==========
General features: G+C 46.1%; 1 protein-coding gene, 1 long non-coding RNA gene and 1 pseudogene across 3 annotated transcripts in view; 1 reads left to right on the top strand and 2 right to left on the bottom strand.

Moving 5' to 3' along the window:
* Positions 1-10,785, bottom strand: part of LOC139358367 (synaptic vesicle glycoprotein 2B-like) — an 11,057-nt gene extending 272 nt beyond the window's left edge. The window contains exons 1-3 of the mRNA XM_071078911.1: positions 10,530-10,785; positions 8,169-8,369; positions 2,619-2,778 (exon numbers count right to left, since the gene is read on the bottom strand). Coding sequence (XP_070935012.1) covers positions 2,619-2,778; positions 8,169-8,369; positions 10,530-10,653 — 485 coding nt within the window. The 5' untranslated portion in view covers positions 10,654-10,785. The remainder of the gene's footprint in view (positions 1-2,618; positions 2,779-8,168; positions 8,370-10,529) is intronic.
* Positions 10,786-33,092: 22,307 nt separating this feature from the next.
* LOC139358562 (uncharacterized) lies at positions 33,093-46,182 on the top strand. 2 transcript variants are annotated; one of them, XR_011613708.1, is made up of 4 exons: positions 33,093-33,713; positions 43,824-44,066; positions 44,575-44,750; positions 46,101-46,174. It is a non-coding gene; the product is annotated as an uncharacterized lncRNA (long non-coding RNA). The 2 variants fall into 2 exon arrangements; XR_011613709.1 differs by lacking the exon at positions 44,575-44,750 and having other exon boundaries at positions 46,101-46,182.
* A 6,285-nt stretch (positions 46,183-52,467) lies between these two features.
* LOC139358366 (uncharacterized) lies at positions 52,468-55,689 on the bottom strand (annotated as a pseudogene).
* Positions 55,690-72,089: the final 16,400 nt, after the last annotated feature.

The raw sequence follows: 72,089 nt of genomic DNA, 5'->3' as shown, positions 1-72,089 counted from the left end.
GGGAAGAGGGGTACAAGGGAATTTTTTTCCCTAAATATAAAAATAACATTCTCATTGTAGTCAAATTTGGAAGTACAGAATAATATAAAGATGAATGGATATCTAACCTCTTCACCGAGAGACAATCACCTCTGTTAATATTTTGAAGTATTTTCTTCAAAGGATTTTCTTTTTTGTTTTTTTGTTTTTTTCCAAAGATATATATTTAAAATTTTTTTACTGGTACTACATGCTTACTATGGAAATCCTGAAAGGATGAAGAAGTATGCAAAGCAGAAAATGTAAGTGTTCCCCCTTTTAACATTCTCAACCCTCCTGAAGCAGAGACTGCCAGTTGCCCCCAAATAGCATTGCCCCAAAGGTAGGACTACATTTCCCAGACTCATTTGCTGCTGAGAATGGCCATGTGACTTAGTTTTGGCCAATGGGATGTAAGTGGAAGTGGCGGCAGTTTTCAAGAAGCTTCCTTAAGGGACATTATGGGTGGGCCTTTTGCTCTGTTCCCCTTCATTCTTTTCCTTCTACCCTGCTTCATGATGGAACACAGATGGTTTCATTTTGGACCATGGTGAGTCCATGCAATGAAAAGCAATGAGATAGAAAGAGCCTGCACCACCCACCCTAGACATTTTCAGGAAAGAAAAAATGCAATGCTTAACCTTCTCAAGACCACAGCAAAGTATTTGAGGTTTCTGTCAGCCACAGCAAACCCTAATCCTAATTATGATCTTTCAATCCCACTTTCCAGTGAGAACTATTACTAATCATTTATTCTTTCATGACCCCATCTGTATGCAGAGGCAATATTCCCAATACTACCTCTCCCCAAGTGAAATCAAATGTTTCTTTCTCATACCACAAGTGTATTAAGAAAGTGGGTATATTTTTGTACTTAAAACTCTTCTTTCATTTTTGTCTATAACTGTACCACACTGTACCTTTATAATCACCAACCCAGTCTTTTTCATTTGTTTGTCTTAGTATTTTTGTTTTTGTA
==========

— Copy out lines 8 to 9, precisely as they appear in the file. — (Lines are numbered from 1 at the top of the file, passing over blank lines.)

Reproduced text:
* Positions 55,690-72,089: the final 16,400 nt, after the last annotated feature.

The raw sequence follows: 72,089 nt of genomic DNA, 5'->3' as shown, positions 1-72,089 counted from the left end.